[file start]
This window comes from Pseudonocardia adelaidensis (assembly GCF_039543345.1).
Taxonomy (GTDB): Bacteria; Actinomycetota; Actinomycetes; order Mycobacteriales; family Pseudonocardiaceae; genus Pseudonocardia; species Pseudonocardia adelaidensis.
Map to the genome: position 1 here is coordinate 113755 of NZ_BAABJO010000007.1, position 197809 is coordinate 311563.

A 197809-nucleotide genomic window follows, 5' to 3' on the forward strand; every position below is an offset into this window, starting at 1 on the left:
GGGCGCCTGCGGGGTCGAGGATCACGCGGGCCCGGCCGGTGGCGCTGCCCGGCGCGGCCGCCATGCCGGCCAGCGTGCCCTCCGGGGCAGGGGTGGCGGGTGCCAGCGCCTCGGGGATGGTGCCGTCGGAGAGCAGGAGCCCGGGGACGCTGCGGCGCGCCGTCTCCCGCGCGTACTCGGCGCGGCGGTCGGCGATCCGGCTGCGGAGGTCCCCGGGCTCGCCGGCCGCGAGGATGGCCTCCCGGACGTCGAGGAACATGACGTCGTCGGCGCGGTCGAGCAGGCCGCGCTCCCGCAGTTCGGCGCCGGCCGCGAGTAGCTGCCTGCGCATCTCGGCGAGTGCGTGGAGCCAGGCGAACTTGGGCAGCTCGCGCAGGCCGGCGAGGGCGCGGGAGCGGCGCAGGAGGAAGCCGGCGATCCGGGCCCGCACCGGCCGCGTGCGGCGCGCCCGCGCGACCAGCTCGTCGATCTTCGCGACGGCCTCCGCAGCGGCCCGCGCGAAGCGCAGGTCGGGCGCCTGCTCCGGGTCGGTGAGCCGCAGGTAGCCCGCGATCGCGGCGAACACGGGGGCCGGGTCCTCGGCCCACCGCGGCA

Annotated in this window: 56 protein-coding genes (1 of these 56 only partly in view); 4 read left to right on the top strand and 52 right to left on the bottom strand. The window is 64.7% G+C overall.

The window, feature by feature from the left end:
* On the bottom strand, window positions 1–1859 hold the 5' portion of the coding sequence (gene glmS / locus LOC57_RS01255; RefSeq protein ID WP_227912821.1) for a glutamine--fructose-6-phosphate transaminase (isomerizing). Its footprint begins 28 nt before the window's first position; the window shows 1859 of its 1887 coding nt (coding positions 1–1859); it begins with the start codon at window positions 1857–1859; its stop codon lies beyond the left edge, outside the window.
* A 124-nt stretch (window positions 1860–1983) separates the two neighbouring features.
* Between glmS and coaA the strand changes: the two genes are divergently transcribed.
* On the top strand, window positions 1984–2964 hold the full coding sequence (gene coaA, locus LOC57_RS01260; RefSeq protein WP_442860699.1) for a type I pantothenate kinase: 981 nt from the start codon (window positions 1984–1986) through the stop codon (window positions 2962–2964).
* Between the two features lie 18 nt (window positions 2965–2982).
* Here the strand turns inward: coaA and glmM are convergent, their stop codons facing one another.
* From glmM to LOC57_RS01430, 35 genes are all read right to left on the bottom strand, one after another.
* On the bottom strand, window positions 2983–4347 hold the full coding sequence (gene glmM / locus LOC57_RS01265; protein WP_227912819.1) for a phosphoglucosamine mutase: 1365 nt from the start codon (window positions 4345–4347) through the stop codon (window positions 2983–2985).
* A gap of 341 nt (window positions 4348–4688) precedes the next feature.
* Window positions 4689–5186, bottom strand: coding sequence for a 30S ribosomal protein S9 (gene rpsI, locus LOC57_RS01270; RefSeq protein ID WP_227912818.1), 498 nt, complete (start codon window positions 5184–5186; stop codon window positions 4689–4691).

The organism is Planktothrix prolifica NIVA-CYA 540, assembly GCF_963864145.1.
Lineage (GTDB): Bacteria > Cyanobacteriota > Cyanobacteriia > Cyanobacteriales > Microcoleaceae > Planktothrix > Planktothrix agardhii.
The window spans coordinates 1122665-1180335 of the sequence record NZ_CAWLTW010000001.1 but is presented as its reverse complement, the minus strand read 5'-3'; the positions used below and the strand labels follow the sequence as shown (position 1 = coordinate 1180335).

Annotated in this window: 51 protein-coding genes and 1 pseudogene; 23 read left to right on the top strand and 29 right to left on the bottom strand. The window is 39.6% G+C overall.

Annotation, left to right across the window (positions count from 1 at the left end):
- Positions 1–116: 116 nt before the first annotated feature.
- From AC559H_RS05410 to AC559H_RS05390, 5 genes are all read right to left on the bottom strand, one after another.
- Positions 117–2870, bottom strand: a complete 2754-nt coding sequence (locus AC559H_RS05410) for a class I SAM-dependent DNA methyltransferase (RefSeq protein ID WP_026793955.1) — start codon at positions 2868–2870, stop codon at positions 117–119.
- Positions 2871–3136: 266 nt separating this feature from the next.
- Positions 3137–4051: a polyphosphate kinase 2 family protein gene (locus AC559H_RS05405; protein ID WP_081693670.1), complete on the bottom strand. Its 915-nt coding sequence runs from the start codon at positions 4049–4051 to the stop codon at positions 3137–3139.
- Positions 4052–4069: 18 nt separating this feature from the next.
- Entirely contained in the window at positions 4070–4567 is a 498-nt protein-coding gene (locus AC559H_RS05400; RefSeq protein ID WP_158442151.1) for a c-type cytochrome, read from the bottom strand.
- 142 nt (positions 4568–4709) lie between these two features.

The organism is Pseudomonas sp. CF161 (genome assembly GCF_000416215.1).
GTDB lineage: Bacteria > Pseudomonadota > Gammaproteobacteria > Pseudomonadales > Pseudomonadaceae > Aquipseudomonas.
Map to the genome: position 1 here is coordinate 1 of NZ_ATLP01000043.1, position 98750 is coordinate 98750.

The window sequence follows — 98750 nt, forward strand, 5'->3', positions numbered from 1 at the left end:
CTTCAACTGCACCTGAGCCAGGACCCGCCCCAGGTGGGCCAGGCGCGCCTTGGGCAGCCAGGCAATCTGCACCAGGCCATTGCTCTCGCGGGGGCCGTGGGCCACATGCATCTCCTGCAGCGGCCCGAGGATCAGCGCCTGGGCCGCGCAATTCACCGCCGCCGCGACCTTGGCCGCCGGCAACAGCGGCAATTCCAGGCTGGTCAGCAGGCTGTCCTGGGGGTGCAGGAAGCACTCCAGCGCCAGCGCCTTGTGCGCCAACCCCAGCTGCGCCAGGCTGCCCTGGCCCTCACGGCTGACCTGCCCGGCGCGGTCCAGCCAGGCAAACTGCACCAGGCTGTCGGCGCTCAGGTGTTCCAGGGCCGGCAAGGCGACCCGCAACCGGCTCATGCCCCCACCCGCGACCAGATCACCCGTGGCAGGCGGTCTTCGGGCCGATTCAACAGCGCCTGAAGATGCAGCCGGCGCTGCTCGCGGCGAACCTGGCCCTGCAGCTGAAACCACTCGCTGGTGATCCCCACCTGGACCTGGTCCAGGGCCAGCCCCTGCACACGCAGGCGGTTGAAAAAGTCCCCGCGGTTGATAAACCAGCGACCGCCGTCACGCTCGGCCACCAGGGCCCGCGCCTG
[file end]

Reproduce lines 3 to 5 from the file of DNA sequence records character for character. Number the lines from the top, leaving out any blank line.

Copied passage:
Map to the genome: position 1 here is coordinate 113755 of NZ_BAABJO010000007.1, position 197809 is coordinate 311563.

A 197809-nucleotide genomic window follows, 5' to 3' on the forward strand; every position below is an offset into this window, starting at 1 on the left:
GGGCGCCTGCGGGGTCGAGGATCACGCGGGCCCGGCCGGTGGCGCTGCCCGGCGCGGCCGCCATGCCGGCCAGCGTGCCCTCCGGGGCAGGGGTGGCGGGTGCCAGCGCCTCGGGGATGGTGCCGTCGGAGAGCAGGAGCCCGGGGACGCTGCGGCGCGCCGTCTCCCGCGCGTACTCGGCGCGGCGGTCGGCGATCCGGCTGCGGAGGTCCCCGGGCTCGCCGGCCGCGAGGATGGCCTCCCGGACGTCGAGGAACATGACGTCGTCGGCGCGGTCGAGCAGGCCGCGCTCCCGCAGTTCGGCGCCGGCCGCGAGTAGCTGCCTGCGCATCTCGGCGAGTGCGTGGAGCCAGGCGAACTTGGGCAGCTCGCGCAGGCCGGCGAGGGCGCGGGAGCGGCGCAGGAGGAAGCCGGCGATCCGGGCCCGCACCGGCCGCGTGCGGCGCGCCCGCGCGACCAGCTCGTCGATCTTCGCGACGGCCTCCGCAGCGGCCCGCGCGAAGCGCAGGTCGGGCGCCTGCTCCGGGTCGGTGAGCCGCAGGTAGCCCGCGATCGCGGCGAACACGGGGGCCGGGTCCTCGGCCCACCGCGGCA